Of course, self-care isn’t only for those working for the church or in paid employment. It touches all of us, and raises many questions. How is self-care different from being selfish or self-indulgent? What does self-care mean in light of caring for community, in light of Jesus’ call to his followers to deny themselves?

I won’t say more here, since I want to save it for the book, but God willing and thanks to Herald Press, the new book is planned for release in fall 2018!

 

Writing/Reflection Prompt: All this and more is what writing means for me today. What does writing mean for you?

 

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Categories: Writing

8 replies

  1. Congratulations, April, on fulfilling your dream! Blogging is helping me to organize my thoughts and hopefully it will amount to something. An acquaintance of mine, Anne Brough, just wrote a novel based on the story of her grandparents’ life. It is called “The Prussian Captain” and it is a page turner! I can’t put it down. She is one year younger than I am, so it gives me hope that it’s never too late to try a new thing!

    • Yes, Elfrieda, “it’s never too late to try a new thing!” It’s inspiring to hear of Anne Brough’s novel and to see that you continue to blog. And your blogging is already amounting to something as I see readers resonating with your words, being encouraged by your experiences, and responding with their own reflections. Dream on!

  2. It was great to finally “meet” you by Skype. You have a lot on your plate but I’m thankful your congregation is giving you a sacred pause to pursue writing on behalf of the larger church. That’s what I call great self-care. 🙂 Best wishes as you plow in!

    • Thanks so much, Melodie – it was great to Skype with you and the rest of the team! I’m looking forward to devoting some concentrated time to the book manuscript. Right now it’s squeezed into the margins of my day, morning and/or night, and it will be a relief finally to let it expand and take shape. Thanks for your support!

  3. Funny you should ask, because I was chewing on that very question this morning on my way back from dropping off a son. Returning to a gloriously empty house to read, write, study for some of this morning, I was asking God what it all meant, where it was taking me, and what I’m supposed to be doing and feeling about it all. I don’t have a settled answer yet, but I sensed in the silence the words “wait” and “keep working.”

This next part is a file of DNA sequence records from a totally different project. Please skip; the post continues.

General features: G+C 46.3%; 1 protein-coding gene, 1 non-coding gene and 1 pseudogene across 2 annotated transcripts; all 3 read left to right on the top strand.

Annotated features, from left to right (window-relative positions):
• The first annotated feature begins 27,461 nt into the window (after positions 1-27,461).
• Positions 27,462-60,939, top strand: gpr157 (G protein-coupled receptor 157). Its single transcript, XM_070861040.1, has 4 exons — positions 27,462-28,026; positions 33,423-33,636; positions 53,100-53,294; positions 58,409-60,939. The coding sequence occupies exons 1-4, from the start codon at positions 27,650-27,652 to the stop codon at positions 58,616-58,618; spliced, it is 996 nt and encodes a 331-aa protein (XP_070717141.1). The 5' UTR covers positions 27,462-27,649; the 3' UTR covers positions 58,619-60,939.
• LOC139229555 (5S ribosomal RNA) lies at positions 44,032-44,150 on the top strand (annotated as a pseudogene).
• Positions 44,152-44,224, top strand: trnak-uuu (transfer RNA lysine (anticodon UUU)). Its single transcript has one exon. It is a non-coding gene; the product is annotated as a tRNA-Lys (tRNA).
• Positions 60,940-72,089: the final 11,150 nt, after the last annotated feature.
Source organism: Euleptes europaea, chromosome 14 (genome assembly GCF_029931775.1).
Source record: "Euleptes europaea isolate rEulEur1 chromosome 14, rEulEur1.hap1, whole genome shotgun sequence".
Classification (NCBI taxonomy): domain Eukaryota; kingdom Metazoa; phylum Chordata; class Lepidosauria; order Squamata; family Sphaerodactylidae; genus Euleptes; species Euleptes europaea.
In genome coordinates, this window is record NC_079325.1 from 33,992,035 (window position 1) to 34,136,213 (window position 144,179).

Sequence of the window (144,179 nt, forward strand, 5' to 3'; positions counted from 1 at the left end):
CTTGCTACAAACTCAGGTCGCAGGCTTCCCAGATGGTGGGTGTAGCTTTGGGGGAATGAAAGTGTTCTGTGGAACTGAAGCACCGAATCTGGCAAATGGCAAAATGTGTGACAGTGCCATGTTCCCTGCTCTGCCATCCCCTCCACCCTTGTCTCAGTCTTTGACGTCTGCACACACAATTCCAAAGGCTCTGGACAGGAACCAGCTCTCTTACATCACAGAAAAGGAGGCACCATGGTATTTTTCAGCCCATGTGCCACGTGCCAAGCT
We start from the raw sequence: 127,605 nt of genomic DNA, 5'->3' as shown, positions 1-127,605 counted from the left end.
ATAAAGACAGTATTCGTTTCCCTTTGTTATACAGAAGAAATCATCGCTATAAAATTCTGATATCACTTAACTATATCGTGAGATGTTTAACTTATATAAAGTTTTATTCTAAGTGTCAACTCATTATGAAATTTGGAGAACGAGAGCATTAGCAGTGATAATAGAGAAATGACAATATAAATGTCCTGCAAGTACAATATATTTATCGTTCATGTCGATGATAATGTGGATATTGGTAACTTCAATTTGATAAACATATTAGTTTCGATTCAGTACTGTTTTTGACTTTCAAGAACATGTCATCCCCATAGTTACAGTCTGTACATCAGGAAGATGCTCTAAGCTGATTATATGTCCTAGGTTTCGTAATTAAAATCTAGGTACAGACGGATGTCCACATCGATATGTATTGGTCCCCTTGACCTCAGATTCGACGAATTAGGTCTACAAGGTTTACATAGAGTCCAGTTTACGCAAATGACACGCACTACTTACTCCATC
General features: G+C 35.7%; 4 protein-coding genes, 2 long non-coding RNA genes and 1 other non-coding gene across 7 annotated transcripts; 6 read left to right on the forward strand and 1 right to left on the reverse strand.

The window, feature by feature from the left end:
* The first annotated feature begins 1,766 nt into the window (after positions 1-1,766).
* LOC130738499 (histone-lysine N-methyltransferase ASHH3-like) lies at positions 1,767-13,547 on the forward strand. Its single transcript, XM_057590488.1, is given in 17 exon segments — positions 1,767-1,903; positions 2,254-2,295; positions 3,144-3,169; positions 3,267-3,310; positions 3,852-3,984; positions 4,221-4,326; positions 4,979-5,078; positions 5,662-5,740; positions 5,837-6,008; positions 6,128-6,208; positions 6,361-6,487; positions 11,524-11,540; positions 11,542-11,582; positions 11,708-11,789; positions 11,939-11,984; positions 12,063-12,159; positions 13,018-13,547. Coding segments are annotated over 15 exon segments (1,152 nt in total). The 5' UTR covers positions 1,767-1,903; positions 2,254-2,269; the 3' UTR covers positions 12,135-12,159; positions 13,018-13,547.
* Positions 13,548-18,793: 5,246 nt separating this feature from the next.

• How wonderful, Michele, that your time to read, write,and study included listening for God’s voice. I find that writing requires both waiting and working, and the two are intimately connected. In the waiting, when it seems as if nothing is happening, God is at work, and ideas are percolating. And in the working, there is a sense of waiting to see how a piece will unfold. Thank you for sharing, and may God bless your writing, waiting, and working.

  4. April, writing for me is basically a way to pour out my life through my fingers (typing or writing). Isn’t it exciting when God uses the message He gave us to share with the world?
    Cheers to you and praise to God for opening the way for your little books. Big books 🙂

    • I love that image of pouring out your life through your fingertips! I often think of my personal journaling that way, although much of it wouldn’t make sense to anyone else. My blogging and book writing are considerably more coherent. My Bible study book that was recently published definitely qualifies as a little book since it’s not even 50 pages–really more of a booklet, but Lord willing, I still hope it will have some impact. Thanks for your good wishes.